Note: This blog originally appeared on allaboutalpha.com
A paper written late last year by Adam Clark-Joseph may have lit a (longish) fuse, and may yet set off debate over transparency in the high-frequency trading world, and the role of regulators in protecting (or spilling) trade secrets.
Were I disposed to a melodramatic turn of phrase or were I writing for a blog [oh, wait …], I would suggest that there is the possibility of a ‘wikileaks’ type of debate here, and that circumstances may have cast Andrei Kirilenko of the Massachusetts Institute of Technology into an unlikely role: the Julian Assange of account-labeled, time-stamped trading data. But that would be going too far. How much too far, we may see soon enough.
Exploratory trading by A/HFTs
But we begin with Adam Clark-Joseph. In late 2012 Clark-Joseph, of Harvard, was at work on a paper on “exploratory trading” that focused especially on the e-mini S&P futures market. Clark-Joseph found that algorithmic high frequency traders in this market consistently lose money on their “smallest aggressive orders.” But the loss is for them a happy loss, a felix culpa.
They are happy to lose that money because these small orders are “exploratory trading,” giving these traders (giving their computers really) “valuable private information” about supply and demand: the information is private in that it is not available to anyone not engaged in the high-tech HFT arms spiral. Further, Clark-Joseph wrote that this was a good starting point to address “social welfare implications of high-frequency trading.”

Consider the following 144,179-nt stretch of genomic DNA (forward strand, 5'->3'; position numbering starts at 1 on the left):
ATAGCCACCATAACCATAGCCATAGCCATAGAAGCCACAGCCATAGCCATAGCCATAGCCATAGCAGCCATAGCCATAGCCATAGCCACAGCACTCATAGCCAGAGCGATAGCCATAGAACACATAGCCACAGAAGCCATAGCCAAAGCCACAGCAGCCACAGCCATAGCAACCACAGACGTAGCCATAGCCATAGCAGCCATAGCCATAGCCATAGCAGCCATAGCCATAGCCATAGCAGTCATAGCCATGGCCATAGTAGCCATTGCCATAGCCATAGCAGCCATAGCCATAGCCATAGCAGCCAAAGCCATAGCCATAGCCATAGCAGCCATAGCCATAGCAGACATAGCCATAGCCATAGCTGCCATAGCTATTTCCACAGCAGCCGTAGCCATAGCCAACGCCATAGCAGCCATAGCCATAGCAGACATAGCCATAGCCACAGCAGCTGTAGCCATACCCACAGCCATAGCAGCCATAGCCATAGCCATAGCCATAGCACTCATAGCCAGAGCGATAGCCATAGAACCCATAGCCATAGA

Fascinating as it is, Clark-Joseph’s conclusion isn’t the point of this post. The response to the data of which he made use: that’s the point.
Academic papers often circulate for some time before they are ‘published’ in any formal sense. Thus, it is unsurprising that on Dec.14, 2012, a month before Clark-Joseph’s paper was published, lawyers for Skadden Arps, one of the most august of Wall Street’s law firms, knew of it and included it as one of the causes for concern that inspired them to write a letter to the Commodity Futures Trading Commission (CFTC).
What Section 8 Says
Skadden Arps represents the CME Group, and it was the CME’s global system that generated the data of which Clark-Joseph made use. In the Dec. 14 letter, Mark D. Young and Jerrold E. Salzman of Skadden Arps, said that their client routinely provides to the CFTC such material as the global e-Mini S&P message traffic Clark-Joseph reviewed. They refer to this as Section 8 data because it is section 8 of the CEA that bars the CFTC from publishing “data and information that would separately disclose the business transactions or market positions of any person and trade secrets or names of customers….”